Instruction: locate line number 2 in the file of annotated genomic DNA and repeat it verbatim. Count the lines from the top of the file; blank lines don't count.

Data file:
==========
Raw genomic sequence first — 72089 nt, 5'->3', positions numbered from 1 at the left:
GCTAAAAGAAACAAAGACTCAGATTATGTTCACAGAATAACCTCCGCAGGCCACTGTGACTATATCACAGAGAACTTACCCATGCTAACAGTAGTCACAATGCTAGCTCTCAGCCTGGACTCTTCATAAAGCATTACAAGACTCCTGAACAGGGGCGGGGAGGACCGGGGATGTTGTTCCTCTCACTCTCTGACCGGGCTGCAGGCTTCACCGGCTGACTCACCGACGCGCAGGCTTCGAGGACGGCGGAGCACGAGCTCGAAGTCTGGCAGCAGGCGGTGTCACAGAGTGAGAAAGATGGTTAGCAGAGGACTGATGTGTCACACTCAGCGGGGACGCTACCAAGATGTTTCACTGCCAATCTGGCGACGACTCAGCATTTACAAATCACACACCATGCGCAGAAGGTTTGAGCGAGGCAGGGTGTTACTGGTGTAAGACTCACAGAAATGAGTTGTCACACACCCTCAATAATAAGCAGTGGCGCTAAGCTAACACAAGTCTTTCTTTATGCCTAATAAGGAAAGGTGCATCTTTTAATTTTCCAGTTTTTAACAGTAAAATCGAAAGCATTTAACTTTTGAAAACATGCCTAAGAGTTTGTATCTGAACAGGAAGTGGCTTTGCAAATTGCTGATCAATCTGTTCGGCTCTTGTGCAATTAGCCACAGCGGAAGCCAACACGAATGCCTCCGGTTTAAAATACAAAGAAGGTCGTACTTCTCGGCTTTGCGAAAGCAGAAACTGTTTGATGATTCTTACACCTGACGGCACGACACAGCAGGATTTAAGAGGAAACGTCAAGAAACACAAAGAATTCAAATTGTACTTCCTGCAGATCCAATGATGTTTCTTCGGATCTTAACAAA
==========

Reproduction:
GCTAAAAGAAACAAAGACTCAGATTATGTTCACAGAATAACCTCCGCAGGCCACTGTGACTATATCACAGAGAACTTACCCATGCTAACAGTAGTCACAATGCTAGCTCTCAGCCTGGACTCTTCATAAAGCATTACAAGACTCCTGAACAGGGGCGGGGAGGACCGGGGATGTTGTTCCTCTCACTCTCTGACCGGGCTGCAGGCTTCACCGGCTGACTCACCGACGCGCAGGCTTCGAGGACGGCGGAGCACGAGCTCGAAGTCTGGCAGCAGGCGGTGTCACAGAGTGAGAAAGATGGTTAGCAGAGGACTGATGTGTCACACTCAGCGGGGACGCTACCAAGATGTTTCACTGCCAATCTGGCGACGACTCAGCATTTACAAATCACACACCATGCGCAGAAGGTTTGAGCGAGGCAGGGTGTTACTGGTGTAAGACTCACAGAAATGAGTTGTCACACACCCTCAATAATAAGCAGTGGCGCTAAGCTAACACAAGTCTTTCTTTATGCCTAATAAGGAAAGGTGCATCTTTTAATTTTCCAGTTTTTAACAGTAAAATCGAAAGCATTTAACTTTTGAAAACATGCCTAAGAGTTTGTATCTGAACAGGAAGTGGCTTTGCAAATTGCTGATCAATCTGTTCGGCTCTTGTGCAATTAGCCACAGCGGAAGCCAACACGAATGCCTCCGGTTTAAAATACAAAGAAGGTCGTACTTCTCGGCTTTGCGAAAGCAGAAACTGTTTGATGATTCTTACACCTGACGGCACGACACAGCAGGATTTAAGAGGAAACGTCAAGAAACACAAAGAATTCAAATTGTACTTCCTGCAGATCCAATGATGTTTCTTCGGATCTTAACAAA